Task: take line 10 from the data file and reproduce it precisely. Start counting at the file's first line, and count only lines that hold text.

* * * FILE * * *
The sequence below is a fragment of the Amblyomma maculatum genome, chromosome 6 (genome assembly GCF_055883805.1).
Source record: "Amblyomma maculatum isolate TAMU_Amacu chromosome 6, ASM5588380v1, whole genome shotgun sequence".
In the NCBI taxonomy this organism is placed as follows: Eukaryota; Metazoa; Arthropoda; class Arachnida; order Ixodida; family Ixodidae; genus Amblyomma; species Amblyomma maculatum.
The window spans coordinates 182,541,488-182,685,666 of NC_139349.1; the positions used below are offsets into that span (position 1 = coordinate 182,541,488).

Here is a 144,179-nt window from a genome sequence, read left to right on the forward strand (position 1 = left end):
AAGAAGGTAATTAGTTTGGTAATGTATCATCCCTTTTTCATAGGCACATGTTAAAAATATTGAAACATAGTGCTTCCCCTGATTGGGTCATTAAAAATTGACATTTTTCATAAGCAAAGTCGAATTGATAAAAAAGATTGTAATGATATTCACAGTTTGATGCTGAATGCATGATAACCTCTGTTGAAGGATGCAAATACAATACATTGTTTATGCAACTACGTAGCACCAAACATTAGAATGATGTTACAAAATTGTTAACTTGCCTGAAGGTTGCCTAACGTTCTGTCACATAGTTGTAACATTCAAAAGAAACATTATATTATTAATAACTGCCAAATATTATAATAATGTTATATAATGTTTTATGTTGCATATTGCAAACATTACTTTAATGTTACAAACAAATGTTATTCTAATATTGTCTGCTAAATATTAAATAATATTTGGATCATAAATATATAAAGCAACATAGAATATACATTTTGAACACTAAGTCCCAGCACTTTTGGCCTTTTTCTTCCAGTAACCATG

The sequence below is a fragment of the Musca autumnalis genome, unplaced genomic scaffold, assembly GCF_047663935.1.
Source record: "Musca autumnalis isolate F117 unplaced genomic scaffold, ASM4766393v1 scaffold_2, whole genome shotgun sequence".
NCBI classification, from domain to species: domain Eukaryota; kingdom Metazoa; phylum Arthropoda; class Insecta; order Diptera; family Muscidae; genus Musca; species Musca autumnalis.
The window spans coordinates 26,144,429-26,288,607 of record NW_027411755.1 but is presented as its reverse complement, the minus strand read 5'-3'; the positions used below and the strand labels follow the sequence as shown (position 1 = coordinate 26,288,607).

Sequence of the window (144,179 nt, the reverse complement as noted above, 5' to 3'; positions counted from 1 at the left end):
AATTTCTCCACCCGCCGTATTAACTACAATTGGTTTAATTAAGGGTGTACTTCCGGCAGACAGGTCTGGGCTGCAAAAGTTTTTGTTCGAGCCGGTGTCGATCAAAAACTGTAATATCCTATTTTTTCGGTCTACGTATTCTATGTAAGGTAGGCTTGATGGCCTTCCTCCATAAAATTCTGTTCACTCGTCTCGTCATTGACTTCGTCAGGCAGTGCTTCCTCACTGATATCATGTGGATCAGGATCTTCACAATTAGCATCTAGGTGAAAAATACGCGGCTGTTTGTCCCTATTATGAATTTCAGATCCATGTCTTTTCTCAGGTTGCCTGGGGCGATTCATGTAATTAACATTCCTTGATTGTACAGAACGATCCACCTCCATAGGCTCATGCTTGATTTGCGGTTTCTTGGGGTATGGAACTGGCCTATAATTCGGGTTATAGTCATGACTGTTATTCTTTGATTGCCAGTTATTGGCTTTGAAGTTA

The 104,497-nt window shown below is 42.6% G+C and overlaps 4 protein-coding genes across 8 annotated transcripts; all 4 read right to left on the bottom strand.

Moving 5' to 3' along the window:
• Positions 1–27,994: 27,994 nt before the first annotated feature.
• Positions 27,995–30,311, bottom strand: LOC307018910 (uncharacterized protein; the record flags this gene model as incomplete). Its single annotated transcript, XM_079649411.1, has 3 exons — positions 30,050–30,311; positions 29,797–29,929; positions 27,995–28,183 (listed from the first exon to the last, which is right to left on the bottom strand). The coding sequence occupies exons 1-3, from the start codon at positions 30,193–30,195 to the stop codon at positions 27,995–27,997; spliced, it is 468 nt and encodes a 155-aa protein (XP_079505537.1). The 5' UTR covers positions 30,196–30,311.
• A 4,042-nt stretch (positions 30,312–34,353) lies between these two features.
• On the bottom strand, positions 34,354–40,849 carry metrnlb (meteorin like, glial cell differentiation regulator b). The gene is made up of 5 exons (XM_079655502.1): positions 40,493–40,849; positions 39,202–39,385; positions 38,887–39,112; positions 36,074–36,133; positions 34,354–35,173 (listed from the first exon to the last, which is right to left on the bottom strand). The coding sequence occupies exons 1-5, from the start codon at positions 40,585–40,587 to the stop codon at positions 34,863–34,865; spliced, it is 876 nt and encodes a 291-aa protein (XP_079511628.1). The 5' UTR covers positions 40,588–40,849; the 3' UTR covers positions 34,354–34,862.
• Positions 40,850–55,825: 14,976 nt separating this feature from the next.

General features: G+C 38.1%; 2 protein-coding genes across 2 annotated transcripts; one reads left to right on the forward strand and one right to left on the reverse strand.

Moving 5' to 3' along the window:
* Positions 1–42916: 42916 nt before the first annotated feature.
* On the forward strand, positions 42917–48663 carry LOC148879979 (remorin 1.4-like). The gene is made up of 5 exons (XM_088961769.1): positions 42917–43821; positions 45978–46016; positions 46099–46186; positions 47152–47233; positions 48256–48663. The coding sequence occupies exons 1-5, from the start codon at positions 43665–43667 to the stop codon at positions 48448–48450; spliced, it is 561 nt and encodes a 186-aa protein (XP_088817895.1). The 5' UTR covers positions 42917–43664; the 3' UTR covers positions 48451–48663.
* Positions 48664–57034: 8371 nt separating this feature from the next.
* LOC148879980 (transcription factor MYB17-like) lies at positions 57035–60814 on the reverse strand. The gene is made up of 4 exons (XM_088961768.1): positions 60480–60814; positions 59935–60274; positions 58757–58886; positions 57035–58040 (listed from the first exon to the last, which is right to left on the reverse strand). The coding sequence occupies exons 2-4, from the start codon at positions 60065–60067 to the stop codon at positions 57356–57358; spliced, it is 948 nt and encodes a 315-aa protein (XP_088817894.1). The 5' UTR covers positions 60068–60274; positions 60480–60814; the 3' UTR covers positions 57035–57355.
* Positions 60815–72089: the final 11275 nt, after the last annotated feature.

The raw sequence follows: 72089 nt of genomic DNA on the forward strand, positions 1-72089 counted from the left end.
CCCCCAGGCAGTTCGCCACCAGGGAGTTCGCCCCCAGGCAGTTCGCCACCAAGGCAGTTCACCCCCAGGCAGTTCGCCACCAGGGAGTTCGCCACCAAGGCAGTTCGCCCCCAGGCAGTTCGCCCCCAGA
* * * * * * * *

The window spans coordinates 26,144,429-26,288,607 of record NW_027411755.1 but is presented as its reverse complement, the minus strand read 5'-3'; the positions used below and the strand labels follow the sequence as shown (position 1 = coordinate 26,288,607).